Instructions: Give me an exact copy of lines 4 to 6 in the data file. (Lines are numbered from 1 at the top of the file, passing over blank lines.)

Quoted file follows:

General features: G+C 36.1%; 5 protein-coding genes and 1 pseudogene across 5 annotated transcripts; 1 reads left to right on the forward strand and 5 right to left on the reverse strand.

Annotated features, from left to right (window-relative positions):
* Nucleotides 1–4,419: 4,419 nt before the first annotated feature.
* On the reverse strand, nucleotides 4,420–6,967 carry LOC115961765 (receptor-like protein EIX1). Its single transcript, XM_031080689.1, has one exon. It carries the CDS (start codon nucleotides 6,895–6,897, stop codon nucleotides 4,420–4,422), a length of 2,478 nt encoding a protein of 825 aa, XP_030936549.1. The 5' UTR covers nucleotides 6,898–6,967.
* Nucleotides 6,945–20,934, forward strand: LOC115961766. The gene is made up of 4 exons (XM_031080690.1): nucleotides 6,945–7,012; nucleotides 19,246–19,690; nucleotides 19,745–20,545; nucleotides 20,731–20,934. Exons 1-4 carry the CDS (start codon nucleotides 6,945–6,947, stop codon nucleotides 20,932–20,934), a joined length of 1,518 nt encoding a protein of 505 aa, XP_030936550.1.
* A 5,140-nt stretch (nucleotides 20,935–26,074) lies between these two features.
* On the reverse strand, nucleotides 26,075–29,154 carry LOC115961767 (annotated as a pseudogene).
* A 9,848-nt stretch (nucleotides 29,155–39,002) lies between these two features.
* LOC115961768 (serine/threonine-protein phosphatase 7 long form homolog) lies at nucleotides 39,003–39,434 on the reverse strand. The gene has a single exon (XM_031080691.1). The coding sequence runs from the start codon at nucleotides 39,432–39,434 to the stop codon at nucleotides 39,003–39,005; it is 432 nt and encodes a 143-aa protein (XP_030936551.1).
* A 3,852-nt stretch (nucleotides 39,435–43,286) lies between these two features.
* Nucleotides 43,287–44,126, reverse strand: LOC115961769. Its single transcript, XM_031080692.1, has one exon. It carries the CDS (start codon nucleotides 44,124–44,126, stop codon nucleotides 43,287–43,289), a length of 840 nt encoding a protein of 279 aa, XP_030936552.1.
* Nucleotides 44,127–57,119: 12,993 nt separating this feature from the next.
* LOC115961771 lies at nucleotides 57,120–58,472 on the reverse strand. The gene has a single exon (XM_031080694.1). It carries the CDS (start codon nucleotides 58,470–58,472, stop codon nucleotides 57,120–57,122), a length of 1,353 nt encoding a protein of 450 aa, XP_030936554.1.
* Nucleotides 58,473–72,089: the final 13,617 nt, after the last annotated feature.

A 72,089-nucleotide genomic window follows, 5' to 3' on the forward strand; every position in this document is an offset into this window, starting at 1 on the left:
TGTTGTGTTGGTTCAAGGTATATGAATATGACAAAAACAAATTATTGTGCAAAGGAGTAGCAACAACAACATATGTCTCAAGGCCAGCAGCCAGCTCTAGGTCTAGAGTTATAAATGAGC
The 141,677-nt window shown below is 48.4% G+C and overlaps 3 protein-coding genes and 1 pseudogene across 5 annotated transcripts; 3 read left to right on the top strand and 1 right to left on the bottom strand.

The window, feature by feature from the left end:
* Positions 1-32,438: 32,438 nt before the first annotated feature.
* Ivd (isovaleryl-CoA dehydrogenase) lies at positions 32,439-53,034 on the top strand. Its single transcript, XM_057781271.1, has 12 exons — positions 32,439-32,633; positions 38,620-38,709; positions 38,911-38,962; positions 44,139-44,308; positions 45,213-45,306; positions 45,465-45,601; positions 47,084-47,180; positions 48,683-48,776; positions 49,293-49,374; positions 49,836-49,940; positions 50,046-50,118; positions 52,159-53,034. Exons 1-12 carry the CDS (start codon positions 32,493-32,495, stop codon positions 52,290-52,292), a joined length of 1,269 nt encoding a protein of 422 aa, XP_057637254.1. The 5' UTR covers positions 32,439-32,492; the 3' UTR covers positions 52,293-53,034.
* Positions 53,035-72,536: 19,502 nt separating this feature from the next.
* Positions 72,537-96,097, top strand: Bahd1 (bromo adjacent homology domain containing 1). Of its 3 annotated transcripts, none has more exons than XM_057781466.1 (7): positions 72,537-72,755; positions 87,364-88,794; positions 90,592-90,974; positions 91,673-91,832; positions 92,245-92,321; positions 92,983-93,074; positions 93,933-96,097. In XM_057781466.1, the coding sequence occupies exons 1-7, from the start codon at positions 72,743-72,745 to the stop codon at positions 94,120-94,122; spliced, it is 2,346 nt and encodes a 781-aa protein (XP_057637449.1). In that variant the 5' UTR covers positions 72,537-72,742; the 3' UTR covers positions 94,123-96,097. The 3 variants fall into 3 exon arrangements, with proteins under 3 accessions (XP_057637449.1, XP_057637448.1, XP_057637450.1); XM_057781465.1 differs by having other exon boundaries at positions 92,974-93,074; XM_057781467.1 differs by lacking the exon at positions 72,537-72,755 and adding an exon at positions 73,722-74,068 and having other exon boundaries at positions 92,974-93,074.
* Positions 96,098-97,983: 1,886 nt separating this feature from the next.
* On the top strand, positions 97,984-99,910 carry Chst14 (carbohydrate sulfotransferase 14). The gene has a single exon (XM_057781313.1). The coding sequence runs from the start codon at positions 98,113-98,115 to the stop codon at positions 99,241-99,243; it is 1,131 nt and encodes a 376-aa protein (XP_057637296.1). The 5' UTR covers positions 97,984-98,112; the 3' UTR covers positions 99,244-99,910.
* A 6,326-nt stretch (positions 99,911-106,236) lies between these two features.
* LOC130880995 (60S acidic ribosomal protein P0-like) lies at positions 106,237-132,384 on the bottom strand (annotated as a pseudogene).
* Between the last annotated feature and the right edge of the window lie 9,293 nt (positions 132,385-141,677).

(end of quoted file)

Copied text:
* On the reverse strand, nucleotides 4,420–6,967 carry LOC115961765 (receptor-like protein EIX1). Its single transcript, XM_031080689.1, has one exon. It carries the CDS (start codon nucleotides 6,895–6,897, stop codon nucleotides 4,420–4,422), a length of 2,478 nt encoding a protein of 825 aa, XP_030936549.1. The 5' UTR covers nucleotides 6,898–6,967.
* Nucleotides 6,945–20,934, forward strand: LOC115961766. The gene is made up of 4 exons (XM_031080690.1): nucleotides 6,945–7,012; nucleotides 19,246–19,690; nucleotides 19,745–20,545; nucleotides 20,731–20,934. Exons 1-4 carry the CDS (start codon nucleotides 6,945–6,947, stop codon nucleotides 20,932–20,934), a joined length of 1,518 nt encoding a protein of 505 aa, XP_030936550.1.
* A 5,140-nt stretch (nucleotides 20,935–26,074) lies between these two features.